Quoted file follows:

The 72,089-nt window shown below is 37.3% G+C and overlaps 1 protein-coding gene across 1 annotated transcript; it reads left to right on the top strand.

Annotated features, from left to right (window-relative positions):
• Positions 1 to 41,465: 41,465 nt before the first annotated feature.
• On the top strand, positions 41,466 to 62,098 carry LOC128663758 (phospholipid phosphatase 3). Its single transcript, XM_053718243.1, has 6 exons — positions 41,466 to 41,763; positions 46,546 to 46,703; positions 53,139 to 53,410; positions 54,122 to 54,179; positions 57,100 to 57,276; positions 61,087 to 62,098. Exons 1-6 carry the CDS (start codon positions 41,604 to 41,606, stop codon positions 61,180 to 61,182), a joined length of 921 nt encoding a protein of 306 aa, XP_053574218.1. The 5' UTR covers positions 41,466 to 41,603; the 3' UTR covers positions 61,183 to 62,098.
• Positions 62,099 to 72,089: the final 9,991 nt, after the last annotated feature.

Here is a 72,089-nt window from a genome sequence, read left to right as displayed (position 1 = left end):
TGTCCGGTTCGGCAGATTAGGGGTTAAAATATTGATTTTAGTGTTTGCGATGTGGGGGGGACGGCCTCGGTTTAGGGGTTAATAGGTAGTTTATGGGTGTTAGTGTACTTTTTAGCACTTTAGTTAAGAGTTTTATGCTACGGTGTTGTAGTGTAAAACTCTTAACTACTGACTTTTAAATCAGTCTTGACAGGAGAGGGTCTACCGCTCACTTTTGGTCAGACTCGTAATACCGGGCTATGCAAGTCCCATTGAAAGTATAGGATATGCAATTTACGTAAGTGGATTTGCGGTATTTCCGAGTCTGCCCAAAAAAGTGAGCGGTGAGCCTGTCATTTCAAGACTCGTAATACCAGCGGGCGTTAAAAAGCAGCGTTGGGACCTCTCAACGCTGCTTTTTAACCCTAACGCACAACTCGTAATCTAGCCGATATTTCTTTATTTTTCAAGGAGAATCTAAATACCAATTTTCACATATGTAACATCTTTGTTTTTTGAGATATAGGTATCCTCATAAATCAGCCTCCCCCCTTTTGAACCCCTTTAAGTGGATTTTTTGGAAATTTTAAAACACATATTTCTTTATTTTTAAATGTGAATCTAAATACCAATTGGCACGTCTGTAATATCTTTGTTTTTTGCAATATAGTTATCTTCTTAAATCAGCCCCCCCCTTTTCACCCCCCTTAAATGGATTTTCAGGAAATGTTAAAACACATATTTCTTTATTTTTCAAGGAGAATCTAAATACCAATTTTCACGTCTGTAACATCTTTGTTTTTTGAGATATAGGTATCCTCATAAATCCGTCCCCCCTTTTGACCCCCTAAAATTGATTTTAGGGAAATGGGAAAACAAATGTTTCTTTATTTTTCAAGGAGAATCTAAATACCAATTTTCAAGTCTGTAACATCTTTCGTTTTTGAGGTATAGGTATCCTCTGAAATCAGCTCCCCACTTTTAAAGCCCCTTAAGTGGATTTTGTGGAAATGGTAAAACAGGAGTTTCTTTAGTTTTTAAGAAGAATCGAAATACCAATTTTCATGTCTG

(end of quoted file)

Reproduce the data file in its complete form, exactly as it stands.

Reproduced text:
The 72,089-nt window shown below is 37.3% G+C and overlaps 1 protein-coding gene across 1 annotated transcript; it reads left to right on the top strand.

Annotated features, from left to right (window-relative positions):
• Positions 1 to 41,465: 41,465 nt before the first annotated feature.
• On the top strand, positions 41,466 to 62,098 carry LOC128663758 (phospholipid phosphatase 3). Its single transcript, XM_053718243.1, has 6 exons — positions 41,466 to 41,763; positions 46,546 to 46,703; positions 53,139 to 53,410; positions 54,122 to 54,179; positions 57,100 to 57,276; positions 61,087 to 62,098. Exons 1-6 carry the CDS (start codon positions 41,604 to 41,606, stop codon positions 61,180 to 61,182), a joined length of 921 nt encoding a protein of 306 aa, XP_053574218.1. The 5' UTR covers positions 41,466 to 41,603; the 3' UTR covers positions 61,183 to 62,098.
• Positions 62,099 to 72,089: the final 9,991 nt, after the last annotated feature.

Here is a 72,089-nt window from a genome sequence, read left to right as displayed (position 1 = left end):
TGTCCGGTTCGGCAGATTAGGGGTTAAAATATTGATTTTAGTGTTTGCGATGTGGGGGGGACGGCCTCGGTTTAGGGGTTAATAGGTAGTTTATGGGTGTTAGTGTACTTTTTAGCACTTTAGTTAAGAGTTTTATGCTACGGTGTTGTAGTGTAAAACTCTTAACTACTGACTTTTAAATCAGTCTTGACAGGAGAGGGTCTACCGCTCACTTTTGGTCAGACTCGTAATACCGGGCTATGCAAGTCCCATTGAAAGTATAGGATATGCAATTTACGTAAGTGGATTTGCGGTATTTCCGAGTCTGCCCAAAAAAGTGAGCGGTGAGCCTGTCATTTCAAGACTCGTAATACCAGCGGGCGTTAAAAAGCAGCGTTGGGACCTCTCAACGCTGCTTTTTAACCCTAACGCACAACTCGTAATCTAGCCGATATTTCTTTATTTTTCAAGGAGAATCTAAATACCAATTTTCACATATGTAACATCTTTGTTTTTTGAGATATAGGTATCCTCATAAATCAGCCTCCCCCCTTTTGAACCCCTTTAAGTGGATTTTTTGGAAATTTTAAAACACATATTTCTTTATTTTTAAATGTGAATCTAAATACCAATTGGCACGTCTGTAATATCTTTGTTTTTTGCAATATAGTTATCTTCTTAAATCAGCCCCCCCCTTTTCACCCCCCTTAAATGGATTTTCAGGAAATGTTAAAACACATATTTCTTTATTTTTCAAGGAGAATCTAAATACCAATTTTCACGTCTGTAACATCTTTGTTTTTTGAGATATAGGTATCCTCATAAATCCGTCCCCCCTTTTGACCCCCTAAAATTGATTTTAGGGAAATGGGAAAACAAATGTTTCTTTATTTTTCAAGGAGAATCTAAATACCAATTTTCAAGTCTGTAACATCTTTCGTTTTTGAGGTATAGGTATCCTCTGAAATCAGCTCCCCACTTTTAAAGCCCCTTAAGTGGATTTTGTGGAAATGGTAAAACAGGAGTTTCTTTAGTTTTTAAGAAGAATCGAAATACCAATTTTCATGTCTG